Police forces in England and Wales could save £1bn a year by outsourcing backroom services to private companies, private security firm G4S has said.
The firm signed a £200m contract with Lincolnshire Police in 2012, with G4S staff now employed in backroom roles.
John Shaw, from G4S, said it has saved the force £6m a year - and other forces could "easily" make similar savings.
The Police Federation of England and Wales said any changes should "not compromise public safety".
Its chairman Steve White also said any savings would have to be reinvested into policing.
G4S, which faced heavy criticism when soldiers had to be deployed at the London Olympics after the firm admitted it could not fulfil its security contract, signed a 10-year deal with Lincolnshire Police in 2012.
Its staff are employed in police control rooms, custody suites, in areas of firearms licensing, as well as in financial, HR and technology roles.
Mr Shaw, the firm's managing director for public services, said the model in Lincolnshire could be replicated elsewhere, potentially saving £1bn a year across all 43 forces.
By Danny Shaw, BBC home affairs correspondent
Even if John Shaw is only half right the savings police could make from running their back and middle offices more efficiently would still amount to £500m - a colossal sum.
So why haven't more forces explored the approach he suggests?
Partly it's because some constabularies have an institutional distrust of the private sector, made more acute by G4S's security failings during the Olympics.
It's also perhaps due to the risk-averse nature of some forces: radical change is not in their DNA.
And it's down to this stark truth: changing the way police support services are managed means changing the managers. And, as one wise old policing hand put it, turkeys don't vote for Christmas.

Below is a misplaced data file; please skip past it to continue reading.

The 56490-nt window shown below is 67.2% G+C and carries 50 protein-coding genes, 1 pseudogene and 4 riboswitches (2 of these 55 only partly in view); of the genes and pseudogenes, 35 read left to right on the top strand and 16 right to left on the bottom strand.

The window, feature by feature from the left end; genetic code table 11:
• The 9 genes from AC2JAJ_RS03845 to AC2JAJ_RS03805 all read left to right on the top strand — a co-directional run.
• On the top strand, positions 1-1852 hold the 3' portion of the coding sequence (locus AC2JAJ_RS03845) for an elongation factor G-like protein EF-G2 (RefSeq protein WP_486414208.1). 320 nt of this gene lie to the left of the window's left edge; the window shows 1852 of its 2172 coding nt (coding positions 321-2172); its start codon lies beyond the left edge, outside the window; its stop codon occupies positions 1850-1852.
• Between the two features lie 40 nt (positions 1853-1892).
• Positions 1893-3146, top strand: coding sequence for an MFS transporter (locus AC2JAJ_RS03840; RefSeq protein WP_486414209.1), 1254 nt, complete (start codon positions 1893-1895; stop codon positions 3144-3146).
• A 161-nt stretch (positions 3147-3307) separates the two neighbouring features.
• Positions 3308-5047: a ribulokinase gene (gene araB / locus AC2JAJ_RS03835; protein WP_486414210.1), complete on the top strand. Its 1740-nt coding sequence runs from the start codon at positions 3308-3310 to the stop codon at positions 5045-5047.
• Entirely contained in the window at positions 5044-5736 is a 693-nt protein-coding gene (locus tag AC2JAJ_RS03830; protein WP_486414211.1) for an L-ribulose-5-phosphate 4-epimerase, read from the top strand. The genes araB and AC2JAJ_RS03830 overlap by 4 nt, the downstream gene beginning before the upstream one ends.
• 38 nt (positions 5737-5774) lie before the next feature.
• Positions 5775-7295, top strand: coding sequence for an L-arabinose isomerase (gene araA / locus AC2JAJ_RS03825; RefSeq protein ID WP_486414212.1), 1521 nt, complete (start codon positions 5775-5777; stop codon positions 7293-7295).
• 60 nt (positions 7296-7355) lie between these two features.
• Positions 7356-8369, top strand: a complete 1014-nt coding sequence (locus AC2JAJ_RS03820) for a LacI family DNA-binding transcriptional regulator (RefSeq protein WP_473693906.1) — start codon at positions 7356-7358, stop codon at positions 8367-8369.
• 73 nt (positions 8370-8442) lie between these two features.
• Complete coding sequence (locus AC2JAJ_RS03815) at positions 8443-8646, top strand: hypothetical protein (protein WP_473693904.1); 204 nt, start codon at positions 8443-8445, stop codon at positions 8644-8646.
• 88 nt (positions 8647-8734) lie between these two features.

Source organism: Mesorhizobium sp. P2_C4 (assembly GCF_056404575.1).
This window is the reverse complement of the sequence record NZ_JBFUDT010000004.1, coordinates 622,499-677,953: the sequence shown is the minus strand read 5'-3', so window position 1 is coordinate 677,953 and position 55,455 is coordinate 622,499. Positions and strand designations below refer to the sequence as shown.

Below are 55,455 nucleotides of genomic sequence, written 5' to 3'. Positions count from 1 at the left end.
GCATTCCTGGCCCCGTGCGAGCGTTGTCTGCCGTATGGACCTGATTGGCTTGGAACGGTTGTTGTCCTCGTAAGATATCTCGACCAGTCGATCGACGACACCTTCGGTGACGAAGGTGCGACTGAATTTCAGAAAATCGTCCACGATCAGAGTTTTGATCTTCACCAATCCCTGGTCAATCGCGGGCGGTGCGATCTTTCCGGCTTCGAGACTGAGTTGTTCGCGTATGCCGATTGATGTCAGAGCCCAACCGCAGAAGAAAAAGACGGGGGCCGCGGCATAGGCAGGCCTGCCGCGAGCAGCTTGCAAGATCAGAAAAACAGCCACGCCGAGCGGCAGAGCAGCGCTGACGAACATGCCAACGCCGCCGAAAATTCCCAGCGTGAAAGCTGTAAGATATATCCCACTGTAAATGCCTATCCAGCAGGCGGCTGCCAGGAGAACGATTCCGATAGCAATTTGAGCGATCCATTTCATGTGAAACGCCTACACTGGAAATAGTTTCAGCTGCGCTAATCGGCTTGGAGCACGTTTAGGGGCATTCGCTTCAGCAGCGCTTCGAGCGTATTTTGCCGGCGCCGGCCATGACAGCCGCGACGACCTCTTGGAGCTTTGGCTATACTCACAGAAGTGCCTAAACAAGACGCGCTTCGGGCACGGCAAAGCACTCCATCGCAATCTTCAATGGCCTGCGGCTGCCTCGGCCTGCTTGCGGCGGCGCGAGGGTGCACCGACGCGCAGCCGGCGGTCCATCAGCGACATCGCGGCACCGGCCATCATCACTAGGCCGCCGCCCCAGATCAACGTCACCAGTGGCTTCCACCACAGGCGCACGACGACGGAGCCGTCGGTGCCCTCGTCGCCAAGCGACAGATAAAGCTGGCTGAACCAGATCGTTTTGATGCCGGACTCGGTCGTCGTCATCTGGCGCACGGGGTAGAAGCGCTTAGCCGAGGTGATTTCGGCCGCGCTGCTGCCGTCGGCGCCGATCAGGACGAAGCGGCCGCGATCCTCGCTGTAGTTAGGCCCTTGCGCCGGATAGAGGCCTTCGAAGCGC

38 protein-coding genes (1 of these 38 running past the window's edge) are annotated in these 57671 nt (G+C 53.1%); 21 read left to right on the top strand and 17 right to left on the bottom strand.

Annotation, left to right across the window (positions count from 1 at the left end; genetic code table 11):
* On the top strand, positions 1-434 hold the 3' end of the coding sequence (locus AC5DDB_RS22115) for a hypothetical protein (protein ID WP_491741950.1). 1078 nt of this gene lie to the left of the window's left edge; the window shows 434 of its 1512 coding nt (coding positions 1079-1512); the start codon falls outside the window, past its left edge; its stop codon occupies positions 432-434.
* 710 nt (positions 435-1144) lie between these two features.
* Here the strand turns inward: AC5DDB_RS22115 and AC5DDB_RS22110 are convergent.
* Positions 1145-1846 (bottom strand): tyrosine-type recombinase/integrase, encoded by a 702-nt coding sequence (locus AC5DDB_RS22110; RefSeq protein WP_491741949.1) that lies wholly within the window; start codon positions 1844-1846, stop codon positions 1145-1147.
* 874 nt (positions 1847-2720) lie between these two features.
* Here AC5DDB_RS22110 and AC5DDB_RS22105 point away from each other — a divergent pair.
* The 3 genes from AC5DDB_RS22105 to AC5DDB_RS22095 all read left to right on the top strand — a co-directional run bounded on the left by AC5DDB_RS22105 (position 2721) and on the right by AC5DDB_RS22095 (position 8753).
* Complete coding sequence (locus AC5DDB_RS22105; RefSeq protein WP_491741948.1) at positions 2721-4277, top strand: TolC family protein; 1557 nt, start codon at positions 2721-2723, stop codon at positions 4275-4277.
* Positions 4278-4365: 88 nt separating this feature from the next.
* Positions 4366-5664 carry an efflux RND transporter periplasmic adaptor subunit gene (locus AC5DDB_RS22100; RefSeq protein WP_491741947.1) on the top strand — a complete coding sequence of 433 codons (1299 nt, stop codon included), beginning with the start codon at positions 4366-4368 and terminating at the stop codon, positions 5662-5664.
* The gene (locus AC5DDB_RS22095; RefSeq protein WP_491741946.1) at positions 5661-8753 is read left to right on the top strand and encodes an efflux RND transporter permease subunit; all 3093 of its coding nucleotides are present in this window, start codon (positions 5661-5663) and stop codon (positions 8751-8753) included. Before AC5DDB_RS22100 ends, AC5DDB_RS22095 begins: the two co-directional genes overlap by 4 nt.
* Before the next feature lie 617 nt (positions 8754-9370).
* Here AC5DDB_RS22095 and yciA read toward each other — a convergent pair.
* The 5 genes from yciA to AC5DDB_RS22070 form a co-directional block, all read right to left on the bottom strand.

Mr Shaw said: "We save about 22% per year here in Lincolnshire and on an individual force basis we think that similar levels of savings are easily achievable.
"But actually if you combine together you can then make greater savings."
He said there was no "one size fits all" solution, but added that there were "a range of things" you could do with other forces to make savings.
It comes as three police forces in the East Midlands - Leicestershire, Nottinghamshire and Northamptonshire - have asked G4S to carry out a feasibility study about the outsourcing of their control rooms.
'Drag and drop'
Sara Thornton, the National Police Chiefs' Council chairman, said police budget cuts meant forces were having to make "fundamental changes".
Some forces are already using private sector support while others "are considering it", she added.
But she said decisions about how to meet those targets would be taken "at local level" by chief constables and police and crime commissioners.
Police Federation chairman Mr White said: "Privatisation may be working well in some force areas but there is not a one size fits all solution.
"There is much to consider, not least varying force structures and accountability, but there needs to be a balance when considering private sector involvement.
"We are not averse to exploring greater efficiencies, as long as it does not compromise public safety and if any savings made are retained by the service to invest back into policing."
Former chief constable Peter Neyroud said you could not just "drag and drop" such a model on all police forces.
The former head of the National Policing Improvement Agency said he was cautious about "extrapolating too much from Lincolnshire example".